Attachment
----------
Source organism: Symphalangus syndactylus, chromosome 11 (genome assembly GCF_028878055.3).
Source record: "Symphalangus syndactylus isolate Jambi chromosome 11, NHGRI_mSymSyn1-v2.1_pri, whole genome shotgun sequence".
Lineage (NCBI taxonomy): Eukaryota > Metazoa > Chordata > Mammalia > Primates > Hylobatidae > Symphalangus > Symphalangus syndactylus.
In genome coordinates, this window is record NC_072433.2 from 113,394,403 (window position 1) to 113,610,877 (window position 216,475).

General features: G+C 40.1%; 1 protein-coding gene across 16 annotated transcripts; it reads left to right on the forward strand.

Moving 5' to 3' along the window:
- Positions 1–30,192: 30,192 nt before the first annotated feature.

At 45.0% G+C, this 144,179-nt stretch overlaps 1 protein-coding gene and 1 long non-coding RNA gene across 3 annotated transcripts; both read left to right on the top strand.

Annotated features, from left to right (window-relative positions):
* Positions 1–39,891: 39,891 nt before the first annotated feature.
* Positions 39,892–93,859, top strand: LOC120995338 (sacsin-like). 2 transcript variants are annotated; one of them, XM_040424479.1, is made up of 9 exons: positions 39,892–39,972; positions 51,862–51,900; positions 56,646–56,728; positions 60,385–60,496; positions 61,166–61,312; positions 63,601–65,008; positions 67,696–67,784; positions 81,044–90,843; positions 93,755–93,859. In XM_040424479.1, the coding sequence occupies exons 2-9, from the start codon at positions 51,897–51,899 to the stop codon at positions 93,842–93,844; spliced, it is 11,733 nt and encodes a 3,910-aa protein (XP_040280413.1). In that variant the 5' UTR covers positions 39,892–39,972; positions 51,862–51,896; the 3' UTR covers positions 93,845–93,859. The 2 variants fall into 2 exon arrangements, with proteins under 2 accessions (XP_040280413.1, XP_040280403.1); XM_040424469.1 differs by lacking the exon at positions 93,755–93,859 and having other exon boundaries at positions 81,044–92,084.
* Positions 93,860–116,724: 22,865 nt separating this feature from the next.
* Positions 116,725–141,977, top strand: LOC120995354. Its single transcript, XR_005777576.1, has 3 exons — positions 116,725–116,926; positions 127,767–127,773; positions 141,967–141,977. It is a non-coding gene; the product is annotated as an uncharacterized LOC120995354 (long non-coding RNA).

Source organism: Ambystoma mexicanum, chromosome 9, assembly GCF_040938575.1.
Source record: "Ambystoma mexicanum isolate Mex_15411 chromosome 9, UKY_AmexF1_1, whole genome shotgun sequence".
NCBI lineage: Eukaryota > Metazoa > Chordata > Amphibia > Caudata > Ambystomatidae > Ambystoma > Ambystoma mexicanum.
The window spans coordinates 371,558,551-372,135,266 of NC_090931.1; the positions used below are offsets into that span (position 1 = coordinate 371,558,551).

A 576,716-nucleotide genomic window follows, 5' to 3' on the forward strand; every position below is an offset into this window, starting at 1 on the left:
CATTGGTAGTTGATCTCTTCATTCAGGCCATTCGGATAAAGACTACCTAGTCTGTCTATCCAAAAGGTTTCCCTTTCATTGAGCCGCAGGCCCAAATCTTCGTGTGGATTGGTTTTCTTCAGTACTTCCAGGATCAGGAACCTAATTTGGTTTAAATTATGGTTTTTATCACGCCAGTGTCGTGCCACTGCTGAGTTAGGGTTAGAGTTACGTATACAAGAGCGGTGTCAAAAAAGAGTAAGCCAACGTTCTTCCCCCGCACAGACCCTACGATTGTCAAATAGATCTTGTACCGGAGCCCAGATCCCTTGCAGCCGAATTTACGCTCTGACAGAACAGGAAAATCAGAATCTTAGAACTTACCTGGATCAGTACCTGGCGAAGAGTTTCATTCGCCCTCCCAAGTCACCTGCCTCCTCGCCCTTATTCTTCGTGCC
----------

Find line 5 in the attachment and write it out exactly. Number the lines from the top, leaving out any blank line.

General features: G+C 40.1%; 1 protein-coding gene across 16 annotated transcripts; it reads left to right on the forward strand.